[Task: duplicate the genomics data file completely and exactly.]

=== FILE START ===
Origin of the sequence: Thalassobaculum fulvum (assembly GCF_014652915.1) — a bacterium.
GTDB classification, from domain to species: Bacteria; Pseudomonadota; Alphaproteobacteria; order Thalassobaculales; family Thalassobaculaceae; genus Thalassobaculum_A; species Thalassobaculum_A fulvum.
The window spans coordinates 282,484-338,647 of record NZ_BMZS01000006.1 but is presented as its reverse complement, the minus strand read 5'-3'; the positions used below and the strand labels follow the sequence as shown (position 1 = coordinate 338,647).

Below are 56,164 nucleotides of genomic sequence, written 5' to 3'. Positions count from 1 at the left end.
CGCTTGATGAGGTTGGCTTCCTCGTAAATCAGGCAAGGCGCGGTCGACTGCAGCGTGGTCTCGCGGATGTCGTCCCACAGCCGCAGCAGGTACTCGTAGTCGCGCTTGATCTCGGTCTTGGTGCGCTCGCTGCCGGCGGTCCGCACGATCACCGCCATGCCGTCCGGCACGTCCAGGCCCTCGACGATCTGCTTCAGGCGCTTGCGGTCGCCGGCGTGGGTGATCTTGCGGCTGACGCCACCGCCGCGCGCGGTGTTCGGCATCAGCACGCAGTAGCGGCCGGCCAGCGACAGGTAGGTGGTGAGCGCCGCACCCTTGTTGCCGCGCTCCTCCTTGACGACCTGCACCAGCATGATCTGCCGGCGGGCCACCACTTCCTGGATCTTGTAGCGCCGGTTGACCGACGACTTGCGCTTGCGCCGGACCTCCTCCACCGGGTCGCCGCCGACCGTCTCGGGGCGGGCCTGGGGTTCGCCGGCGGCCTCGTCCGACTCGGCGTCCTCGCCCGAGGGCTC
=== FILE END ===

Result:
Origin of the sequence: Thalassobaculum fulvum (assembly GCF_014652915.1) — a bacterium.
GTDB classification, from domain to species: Bacteria; Pseudomonadota; Alphaproteobacteria; order Thalassobaculales; family Thalassobaculaceae; genus Thalassobaculum_A; species Thalassobaculum_A fulvum.
The window spans coordinates 282,484-338,647 of record NZ_BMZS01000006.1 but is presented as its reverse complement, the minus strand read 5'-3'; the positions used below and the strand labels follow the sequence as shown (position 1 = coordinate 338,647).

Below are 56,164 nucleotides of genomic sequence, written 5' to 3'. Positions count from 1 at the left end.
CGCTTGATGAGGTTGGCTTCCTCGTAAATCAGGCAAGGCGCGGTCGACTGCAGCGTGGTCTCGCGGATGTCGTCCCACAGCCGCAGCAGGTACTCGTAGTCGCGCTTGATCTCGGTCTTGGTGCGCTCGCTGCCGGCGGTCCGCACGATCACCGCCATGCCGTCCGGCACGTCCAGGCCCTCGACGATCTGCTTCAGGCGCTTGCGGTCGCCGGCGTGGGTGATCTTGCGGCTGACGCCACCGCCGCGCGCGGTGTTCGGCATCAGCACGCAGTAGCGGCCGGCCAGCGACAGGTAGGTGGTGAGCGCCGCACCCTTGTTGCCGCGCTCCTCCTTGACGACCTGCACCAGCATGATCTGCCGGCGGGCCACCACTTCCTGGATCTTGTAGCGCCGGTTGACCGACGACTTGCGCTTGCGCCGGACCTCCTCCACCGGGTCGCCGCCGACCGTCTCGGGGCGGGCCTGGGGTTCGCCGGCGGCCTCGTCCGACTCGGCGTCCTCGCCCGAGGGCTC